Saturday, July 13, 2013

Destroying the House with You

by Rich Boucher

Let’s start with the kitchen.

A kiss first, and then let’s upend the table
and send the vase slow-motion flying to the floor.
And then another kiss. And another.
Grab the back of this fridge with me
and let’s push it over as hard as we can,
if only for the sound of thunder indoors.
Why don’t you hold my hand, my sweet,
as we bring our boots up, kick out the window
behind the sink together; it will be as if
we’ve never been told how to act.
We will be the kindergarten playground
within us, clamorous, unleashed.

With the kitchen behind us on fire,
let’s please do decimate the living room;
let’s make it feel its own doomsday
with a smashed-in, thrown television
and TV trays snapped in half for IKEA kindling,
the K-Mart family portraits curling black and burning;
run your loving hands all over me
while I spritz some lighter fluid all over the couch
like a blasting of aromatic and demonic pee.

We’ll take out the bathroom with explosives;
I’d like to see the tub go flying through the ceiling
and up into the sky like a confused porcelain rowboat;
I’ll hold you from behind and let my hands get frisky
while the wavering flag of the shower curtain
burns a plasticene rainbow before our eyes.

The bedroom I think we should save for last;
that would be the best place for firemen to find us;
our crumbly remains an ashen Cupid and Psyche embracing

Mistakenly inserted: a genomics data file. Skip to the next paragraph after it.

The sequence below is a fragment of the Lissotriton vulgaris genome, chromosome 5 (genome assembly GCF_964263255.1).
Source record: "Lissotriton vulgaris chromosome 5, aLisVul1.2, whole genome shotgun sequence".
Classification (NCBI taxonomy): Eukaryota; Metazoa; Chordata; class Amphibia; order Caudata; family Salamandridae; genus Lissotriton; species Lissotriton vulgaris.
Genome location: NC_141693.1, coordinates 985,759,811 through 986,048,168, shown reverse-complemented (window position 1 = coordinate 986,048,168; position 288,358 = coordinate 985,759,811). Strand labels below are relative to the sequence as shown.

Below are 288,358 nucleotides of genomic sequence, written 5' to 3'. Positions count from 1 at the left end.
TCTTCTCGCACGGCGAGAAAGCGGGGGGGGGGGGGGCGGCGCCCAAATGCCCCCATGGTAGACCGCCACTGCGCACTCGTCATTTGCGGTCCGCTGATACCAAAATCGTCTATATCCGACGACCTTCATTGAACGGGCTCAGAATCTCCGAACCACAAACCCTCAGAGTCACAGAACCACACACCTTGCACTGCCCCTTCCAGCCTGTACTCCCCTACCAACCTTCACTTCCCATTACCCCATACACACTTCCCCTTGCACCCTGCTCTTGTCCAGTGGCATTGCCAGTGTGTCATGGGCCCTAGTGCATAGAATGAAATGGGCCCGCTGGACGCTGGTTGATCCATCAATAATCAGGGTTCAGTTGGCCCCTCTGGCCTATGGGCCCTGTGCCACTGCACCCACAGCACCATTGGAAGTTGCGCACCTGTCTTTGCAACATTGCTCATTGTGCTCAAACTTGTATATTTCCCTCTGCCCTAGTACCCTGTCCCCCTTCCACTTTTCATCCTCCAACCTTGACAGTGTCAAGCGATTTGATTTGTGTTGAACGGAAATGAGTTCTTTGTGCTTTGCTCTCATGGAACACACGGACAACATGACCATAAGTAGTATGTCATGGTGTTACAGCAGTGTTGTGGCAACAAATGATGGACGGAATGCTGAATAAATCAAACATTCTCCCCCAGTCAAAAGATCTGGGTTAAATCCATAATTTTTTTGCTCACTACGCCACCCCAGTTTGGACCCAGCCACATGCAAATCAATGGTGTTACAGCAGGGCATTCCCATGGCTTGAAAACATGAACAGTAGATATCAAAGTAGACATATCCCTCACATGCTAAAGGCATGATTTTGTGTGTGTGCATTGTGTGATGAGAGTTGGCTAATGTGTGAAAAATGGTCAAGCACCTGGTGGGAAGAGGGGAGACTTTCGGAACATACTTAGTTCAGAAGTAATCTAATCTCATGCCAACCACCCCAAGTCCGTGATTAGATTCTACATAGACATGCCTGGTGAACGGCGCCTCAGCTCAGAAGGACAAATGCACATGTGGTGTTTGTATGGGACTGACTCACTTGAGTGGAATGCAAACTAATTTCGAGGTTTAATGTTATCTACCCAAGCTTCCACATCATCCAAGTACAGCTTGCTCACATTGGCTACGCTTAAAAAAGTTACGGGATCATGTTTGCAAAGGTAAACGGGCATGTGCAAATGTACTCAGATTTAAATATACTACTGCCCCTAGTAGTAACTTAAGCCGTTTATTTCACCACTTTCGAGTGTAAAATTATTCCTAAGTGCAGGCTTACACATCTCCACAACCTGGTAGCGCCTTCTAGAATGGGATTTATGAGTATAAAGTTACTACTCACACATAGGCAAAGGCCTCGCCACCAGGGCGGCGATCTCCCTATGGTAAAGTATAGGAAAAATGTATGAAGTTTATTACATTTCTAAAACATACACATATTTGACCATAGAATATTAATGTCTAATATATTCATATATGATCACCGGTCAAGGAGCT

on the overgrown charcoal pit of our marriage bed,
two glasses of wine’s worth of shards on the sheets
glinting in the flashlight beams like diamonds left in a tomb.

Leaning Against A Cyclone Fence/Mid Summer

by Susan Winecki

A Saturday morning stroll.  I stumble upon a pack of teenage girls, shooting baskets on a nearby playground.  Drawn by their shining bodies moving over steaming cement like shooting stars across a breath-stopped night, I lean against the cyclone fence and watch.  Transfixed by tangled, mist-covered limbs, arms, hands bobbing up an down like buoys on a windy sea, I stay.  I stay for the smacking of overheated flesh making contact with its own kind.  I stay for the grace and grit of these holy innocents who still know freedom and fairness.  Those firm bodied teenage girls were love-filled, beauty-filled, wild-filled.  Steam rose, sweat dripped from them into tiny cracks on the cement floor.  The earth claimed these unfolding lionesses as their fast-moving limbs moved in concert with one another – reaching, squatting, falling, landing, twisting, arching, pivoting, soaring.  I stay for that and pray that they will never stop warming the air around them, setting fires on sun parched playgrounds, breathing with a vengeance.